Tuesday, February 15, 2005

Little Wars

In a culture dominated by virtual diversions and mass marketing, Warhammer has acquired an ardent following by being tactile and mysterious, using no advertising at all. Games Workshop, the British company that makes it, has licensed two video-game versions, but it is usually played with three-dimensional figures by opponents who face each other across a real-life table.

The armies consist of tiny metal and plastic models, measured in millimeters. The soldiers, often nasty-looking creatures operating arsenals of weapons, have gross or sanguinary names, like Snotlings, Tyranids and Chaos, but they are assembled by their generals with glue and then painted with delicate brushes, often with obsessive precision.

Warhammer begins with a fairly simple set of rules: dice are thrown, imaginary shots are fired, soldiers are moved. But the game quickly becomes complex and arcane as different armies are assigned special rules that modify the basic principles of battle. There are thousands of figures and dozens of armies, each with its own lore, abilities and point values, explained in a series of 64-page manuals called codexes and army books, which include tips on painting and modeling techniques. ...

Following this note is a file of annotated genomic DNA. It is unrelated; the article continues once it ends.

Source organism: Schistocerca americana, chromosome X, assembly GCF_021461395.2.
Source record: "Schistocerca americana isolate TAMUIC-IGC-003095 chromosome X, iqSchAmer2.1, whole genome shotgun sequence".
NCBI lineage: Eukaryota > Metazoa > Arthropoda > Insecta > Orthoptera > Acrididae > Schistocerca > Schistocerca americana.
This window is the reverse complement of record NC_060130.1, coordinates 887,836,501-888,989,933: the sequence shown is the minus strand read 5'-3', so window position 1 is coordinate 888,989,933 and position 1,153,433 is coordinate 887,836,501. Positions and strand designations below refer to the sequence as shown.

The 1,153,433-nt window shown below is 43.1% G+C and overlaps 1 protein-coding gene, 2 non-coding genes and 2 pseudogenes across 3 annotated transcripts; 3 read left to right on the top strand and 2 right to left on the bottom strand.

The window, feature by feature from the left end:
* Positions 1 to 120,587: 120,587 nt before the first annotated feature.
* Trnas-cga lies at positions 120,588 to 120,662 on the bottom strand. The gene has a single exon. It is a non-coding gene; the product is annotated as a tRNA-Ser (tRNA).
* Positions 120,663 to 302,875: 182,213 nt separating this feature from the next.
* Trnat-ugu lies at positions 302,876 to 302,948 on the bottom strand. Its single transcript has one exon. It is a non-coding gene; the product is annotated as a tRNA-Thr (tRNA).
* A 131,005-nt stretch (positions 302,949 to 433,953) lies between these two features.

Like the Space Center, Warhammer is something of a throwback, combining a futuristic vision with nostalgia. It updates the toy soldiering made popular a century ago by H. G. Wells in "Little Wars" and Lord Baden-Powell, the founder of the Boy Scouts.
Toys for boys.

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